Front Page Titles (by Subject) CHAPTER XI.: ON DEATH WARRANTS. - An Essay on Crimes and Punishments
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CHAPTER XI.: ON DEATH WARRANTS. - Cesare Bonesana di Beccaria, An Essay on Crimes and Punishments 
An Essay on Crimes and Punishments. By the Marquis Beccaria of Milan. With a Commentary by M. de Voltaire. A New Edition Corrected. (Albany: W.C. Little & Co., 1872).
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ON DEATH WARRANTS.
Must we go to the end of the world, must we have recourse to the laws of China, to learn how frugal we ought to be of human blood? It is now more than four thousand years that the tribunals of that empire have existed; and it is also more than four thousand years that the meanest subject, at the extremity of the empire, hath not been executed without first transmitting his case to the emperor, who causes it to be thrice examined by one of his tribunals; after which he signs the death warrant, alters the sentence, or entirely acquits.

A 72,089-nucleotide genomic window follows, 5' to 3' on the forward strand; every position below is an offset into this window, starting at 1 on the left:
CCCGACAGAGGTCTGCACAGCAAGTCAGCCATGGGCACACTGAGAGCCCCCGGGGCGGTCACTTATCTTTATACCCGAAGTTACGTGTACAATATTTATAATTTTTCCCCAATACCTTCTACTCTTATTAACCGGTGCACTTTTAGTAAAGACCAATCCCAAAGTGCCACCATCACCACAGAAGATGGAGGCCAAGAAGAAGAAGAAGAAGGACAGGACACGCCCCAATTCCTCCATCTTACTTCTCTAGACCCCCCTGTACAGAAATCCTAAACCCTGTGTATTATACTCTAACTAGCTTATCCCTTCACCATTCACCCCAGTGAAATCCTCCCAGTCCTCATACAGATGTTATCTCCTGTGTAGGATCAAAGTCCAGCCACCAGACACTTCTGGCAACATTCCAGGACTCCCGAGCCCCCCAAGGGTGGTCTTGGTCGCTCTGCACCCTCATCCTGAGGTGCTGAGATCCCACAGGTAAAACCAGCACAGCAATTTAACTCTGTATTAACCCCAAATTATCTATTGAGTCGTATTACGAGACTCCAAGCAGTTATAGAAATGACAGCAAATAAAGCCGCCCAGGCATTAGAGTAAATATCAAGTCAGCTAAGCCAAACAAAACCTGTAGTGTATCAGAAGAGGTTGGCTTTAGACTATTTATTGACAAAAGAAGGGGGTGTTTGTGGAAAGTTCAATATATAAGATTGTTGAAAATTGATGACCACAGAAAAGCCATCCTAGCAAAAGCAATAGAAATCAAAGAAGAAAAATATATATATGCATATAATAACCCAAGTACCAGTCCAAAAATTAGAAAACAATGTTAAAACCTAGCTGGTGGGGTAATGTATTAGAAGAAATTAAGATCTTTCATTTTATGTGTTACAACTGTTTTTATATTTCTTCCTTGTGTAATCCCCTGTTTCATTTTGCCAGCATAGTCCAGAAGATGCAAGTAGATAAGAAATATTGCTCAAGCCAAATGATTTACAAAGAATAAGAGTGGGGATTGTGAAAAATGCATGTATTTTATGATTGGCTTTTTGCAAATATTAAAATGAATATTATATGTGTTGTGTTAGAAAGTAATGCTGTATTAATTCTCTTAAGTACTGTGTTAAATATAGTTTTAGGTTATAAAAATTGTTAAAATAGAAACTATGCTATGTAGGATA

But it is unnecessary to travel so far for examples of this nature; Europe will abundantly supply us. In England, no criminal is put to death, whose death warrant is not signed by the king. It is also practised in Germany, and in most parts of the north. Such likewise was formerly the custom in France, and such it ought to be in all polished nations. A sentence, at a distance from the throne, may be dictated by cabal, prejudice, or ignorance. Such little intrigues are unknown to monarchs, who are continually surrounded by great objects. The members of the supreme council are more enlightened, less liable to prejudice, and better qualified than a provincial judge, to determine whether the state require severe punishments. In short, when inferior courts have judged according to the letter of the law, which possibly may be rigorous, the council mitigates the sentence according to the true spirit of all laws, which teaches, never to sacrifice a man, but in evident necessity.